Here’s some confirmation that crypto isn’t entirely toxic: In the hours after internet payments pioneer PayPal announced a stablecoin on Ethereum, the company’s stock rallied 2%. That may seem a tiny rally for anyone used to triple-digit gains on s**tcoins, but is respectable in the world of late-stage, slow-growth tech companies that have just about reached peak market saturation (PayPal reports having more than 400 million active users, and accounts for ~70% of eBay transactions).
Of course, as ever in the world of crypto, it’s not all sunshine and roses: After the surprise PYUSD stablecoin announcement, a bevy of imposter tokens like “pepeyieldunibotsatoshidoge” (aka PYUSD) have launched on Ethereum, various layer 2s and BNB Smart Chain looking to capitalize on post-announcement ignorance and buzz. The largest of these saw nearly $3 million in trading volume in mere hours, and almost assuredly more than a few will turn out to be rug pulls.
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But this isn’t new for crypto, an industry racked by competing visions, contradictory strategies and occasional moral scruples. As the meme goes: inside crypto are two wolves. There’s money crypto and tech crypto. Regulation wanters and law-avoiders. The build-and-break-things contingent and those who go slow and steady.
It’s enough headbutting and disagreement to wonder how exactly crypto made it this far – that one of the most used payments companies is tapping the Ethereum mainnet, high fees be damned, for its next rung of expansion.
And so PayPal’s stablecoin is no different: PYUSD, which to begin with is U.S.-only, will eventually be a near-universally accessible payments option that is subject to just as much surveillance and “censorship” as PayPal or its subsidiary Venmo today. It’s crypto, sans crypto – or fintech with the benefit of blockchain. It’s the two wolves in conflict.
It should be no surprise which wolf is dominant in PayPal, the side that wants to work from within the system, rather than outside. The publicly-traded company, which launched the careers of Elon Musk, Peter Thiel and the rest of the “PayPal Mafia,” learned pretty quickly that its initial vision for a stateless, global payments system would be beaten into submission by banks and governments. PayPal has been an active and consistent supporter of crypto since it expressed interest in Bitcoin in 2013, but it gave up on the cypherpunk ideal of a “new world currency.”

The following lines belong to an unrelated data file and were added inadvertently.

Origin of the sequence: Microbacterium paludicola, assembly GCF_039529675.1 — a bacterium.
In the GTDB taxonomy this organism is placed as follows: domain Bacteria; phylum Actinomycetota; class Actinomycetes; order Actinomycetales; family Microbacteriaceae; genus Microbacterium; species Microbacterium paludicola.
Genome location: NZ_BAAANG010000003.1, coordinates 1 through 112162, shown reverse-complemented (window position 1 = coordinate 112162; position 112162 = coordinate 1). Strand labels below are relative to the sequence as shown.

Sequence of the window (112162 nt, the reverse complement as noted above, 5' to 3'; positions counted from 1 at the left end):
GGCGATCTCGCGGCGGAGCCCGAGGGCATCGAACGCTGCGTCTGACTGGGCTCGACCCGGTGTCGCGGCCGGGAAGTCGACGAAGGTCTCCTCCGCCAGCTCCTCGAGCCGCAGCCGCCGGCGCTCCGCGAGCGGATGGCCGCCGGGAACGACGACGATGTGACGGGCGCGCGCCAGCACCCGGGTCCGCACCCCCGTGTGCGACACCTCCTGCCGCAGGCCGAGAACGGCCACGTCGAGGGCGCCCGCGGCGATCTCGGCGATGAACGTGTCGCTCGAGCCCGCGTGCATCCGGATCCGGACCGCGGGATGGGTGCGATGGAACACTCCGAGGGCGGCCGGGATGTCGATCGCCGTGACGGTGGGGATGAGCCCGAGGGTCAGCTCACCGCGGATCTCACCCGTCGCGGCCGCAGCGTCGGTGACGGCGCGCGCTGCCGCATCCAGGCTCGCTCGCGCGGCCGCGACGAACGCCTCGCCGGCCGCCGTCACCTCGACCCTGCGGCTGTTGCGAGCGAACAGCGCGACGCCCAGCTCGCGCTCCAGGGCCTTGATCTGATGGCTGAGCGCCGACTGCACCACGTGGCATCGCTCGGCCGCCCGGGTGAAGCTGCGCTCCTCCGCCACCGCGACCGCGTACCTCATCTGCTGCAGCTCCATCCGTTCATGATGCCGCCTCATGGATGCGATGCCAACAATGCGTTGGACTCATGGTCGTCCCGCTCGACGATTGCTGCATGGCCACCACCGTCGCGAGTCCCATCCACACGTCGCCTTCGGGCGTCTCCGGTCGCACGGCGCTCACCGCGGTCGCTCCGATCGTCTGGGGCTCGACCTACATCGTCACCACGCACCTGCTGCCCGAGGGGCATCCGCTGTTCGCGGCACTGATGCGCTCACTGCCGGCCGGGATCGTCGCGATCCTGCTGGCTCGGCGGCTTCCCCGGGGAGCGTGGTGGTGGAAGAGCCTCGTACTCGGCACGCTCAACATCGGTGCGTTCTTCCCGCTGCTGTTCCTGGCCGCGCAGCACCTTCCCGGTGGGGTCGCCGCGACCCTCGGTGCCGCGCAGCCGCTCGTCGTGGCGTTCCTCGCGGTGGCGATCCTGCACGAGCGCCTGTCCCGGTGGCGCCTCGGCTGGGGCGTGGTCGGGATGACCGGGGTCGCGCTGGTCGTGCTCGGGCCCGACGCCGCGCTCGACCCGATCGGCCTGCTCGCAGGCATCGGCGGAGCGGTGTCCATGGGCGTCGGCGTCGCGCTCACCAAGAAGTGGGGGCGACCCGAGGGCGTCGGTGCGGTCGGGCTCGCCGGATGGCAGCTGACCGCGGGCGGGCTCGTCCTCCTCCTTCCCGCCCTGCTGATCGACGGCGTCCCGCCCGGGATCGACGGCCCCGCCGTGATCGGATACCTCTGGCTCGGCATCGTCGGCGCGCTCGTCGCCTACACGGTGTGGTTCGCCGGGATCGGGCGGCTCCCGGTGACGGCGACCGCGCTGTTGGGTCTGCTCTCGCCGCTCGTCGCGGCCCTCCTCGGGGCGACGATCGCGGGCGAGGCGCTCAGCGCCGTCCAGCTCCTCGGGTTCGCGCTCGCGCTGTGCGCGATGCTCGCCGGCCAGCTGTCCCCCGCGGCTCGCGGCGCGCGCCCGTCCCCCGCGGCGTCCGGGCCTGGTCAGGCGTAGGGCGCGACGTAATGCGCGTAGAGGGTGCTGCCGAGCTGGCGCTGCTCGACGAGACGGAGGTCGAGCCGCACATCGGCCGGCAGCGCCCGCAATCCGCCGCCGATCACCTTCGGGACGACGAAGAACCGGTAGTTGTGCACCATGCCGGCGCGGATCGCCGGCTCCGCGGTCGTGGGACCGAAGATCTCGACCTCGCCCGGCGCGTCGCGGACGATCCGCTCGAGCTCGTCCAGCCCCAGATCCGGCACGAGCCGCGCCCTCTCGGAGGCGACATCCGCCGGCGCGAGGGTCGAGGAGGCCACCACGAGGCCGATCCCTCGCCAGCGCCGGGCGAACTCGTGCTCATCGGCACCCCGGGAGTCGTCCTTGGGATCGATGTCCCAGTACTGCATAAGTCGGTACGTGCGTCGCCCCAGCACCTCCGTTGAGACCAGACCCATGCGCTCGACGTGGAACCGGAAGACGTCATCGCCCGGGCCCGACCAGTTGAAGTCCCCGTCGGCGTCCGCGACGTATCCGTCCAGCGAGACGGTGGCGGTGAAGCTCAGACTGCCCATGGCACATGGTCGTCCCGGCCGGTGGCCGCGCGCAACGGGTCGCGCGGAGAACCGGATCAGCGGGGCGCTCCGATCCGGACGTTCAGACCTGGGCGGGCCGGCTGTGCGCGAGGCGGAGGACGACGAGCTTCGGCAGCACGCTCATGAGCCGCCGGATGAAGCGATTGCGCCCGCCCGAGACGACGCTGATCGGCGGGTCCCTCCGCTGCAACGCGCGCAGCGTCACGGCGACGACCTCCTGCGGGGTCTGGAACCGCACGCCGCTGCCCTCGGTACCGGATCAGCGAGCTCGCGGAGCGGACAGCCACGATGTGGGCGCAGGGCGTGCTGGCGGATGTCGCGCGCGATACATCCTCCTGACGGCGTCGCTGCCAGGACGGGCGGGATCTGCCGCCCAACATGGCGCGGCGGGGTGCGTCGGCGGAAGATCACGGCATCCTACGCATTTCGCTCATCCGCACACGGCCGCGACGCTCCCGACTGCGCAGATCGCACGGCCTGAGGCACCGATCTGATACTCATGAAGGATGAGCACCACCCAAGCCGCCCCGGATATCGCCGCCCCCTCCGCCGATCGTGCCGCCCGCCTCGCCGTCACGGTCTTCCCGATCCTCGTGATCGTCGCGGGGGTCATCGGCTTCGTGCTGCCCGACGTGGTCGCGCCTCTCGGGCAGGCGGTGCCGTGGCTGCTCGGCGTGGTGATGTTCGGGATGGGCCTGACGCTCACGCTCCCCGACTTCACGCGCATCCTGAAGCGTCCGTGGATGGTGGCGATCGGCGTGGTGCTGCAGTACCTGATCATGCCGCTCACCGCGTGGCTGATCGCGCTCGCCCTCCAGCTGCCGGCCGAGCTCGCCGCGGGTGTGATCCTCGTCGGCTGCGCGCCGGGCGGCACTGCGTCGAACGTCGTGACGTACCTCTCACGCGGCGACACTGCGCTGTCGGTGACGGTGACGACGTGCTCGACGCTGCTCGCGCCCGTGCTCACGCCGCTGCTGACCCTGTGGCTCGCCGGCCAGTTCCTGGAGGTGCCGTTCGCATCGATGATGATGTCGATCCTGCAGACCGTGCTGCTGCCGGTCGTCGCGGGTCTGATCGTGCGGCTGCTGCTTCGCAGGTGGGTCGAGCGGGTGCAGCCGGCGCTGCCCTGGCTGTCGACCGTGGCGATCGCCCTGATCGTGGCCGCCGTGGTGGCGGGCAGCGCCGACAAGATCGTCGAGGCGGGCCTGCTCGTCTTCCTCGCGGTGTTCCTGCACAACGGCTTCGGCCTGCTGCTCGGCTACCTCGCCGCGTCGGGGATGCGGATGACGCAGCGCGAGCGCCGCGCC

I mean, freezing tokens is standard practice among the major, corporate-backed stablecoins including USDC and USDT – as is the commitment from Paxos, the actual issuer of PayPal USD, to publish a monthly “reserve report” starting in September. Does all this also cut against the idea that crypto should break free from third-party financial companies that control who people can transact with online, who can access an account and collect data about clients’ transaction history. Indubitably, my good man, welcome to the era of Censored Crypto; it started 10 years ago and is only picking up.
(To be fair to Tether, it did say it wouldn’t always abide by the U.S. Treasury’s sanctions program.)
But when big news like this comes along from big brands outside the world of crypto, all of the industry’s political commitments seem to matter less. A “Bankless” podcast co-host was saying this the biggest deal since PayPal announced in 2020 it would allow users to transact in crypto, largely because PayPal is like training wheels for the heavier stuff like decentralized finance (DeFi). In fact, as hardly noted anywhere, it’s not PayPal’s entire 435 million strong customer base that has access to the stablecoin, but only the U.S. residents who have already purchased crypto on PayPal.
That restriction will likely lift in time, and PayPal may ultimately onboard more people into crypto than Coinbase (108 million at last count). And even if only a fraction of those customers ever interact with Web3 beyond PayPal this doesn’t have to cheapen crypto’s purity (which frankly has already been tainted). It’s not like the existence of PYUSD means bitcoin or ether or dai will disappear. And as Austin Campbell, who formerly managed the BUSD stablecoin reserves at Paxos, wrote: “A player like PayPal entering the field is material, for credibility, for access, for public education and to force everyone else to start grappling with the reality of blockchains and the types of commercial applications they enable.”
See also: Is PayPal Going to Fine You for Your Opinions? | Opinion
But it is interesting to imagine exactly what Web3 would look like if a company like PayPal was a major crypto services provider, or even what the company’s own vision for Web3 in five years will be. There is little doubt that PayPal will have to abide by U.S. sanctions, develop lengthy blacklists and use automated software to (sometimes erroneously) freeze accounts; that it will likely have underpaid comms people doing its crypto customer service. More people will be in crypto, but like the internet after the “Eternal September” that brought a critical mass of people online (and necessitated the need for digital-first payments options like PayPal), crypto may become unrecognizable to today’s users.
Saying whether that is good or bad is like picking a preference in a wolf fight, a futile attempt to apply human morals to nature. What do wolves even know of Web3?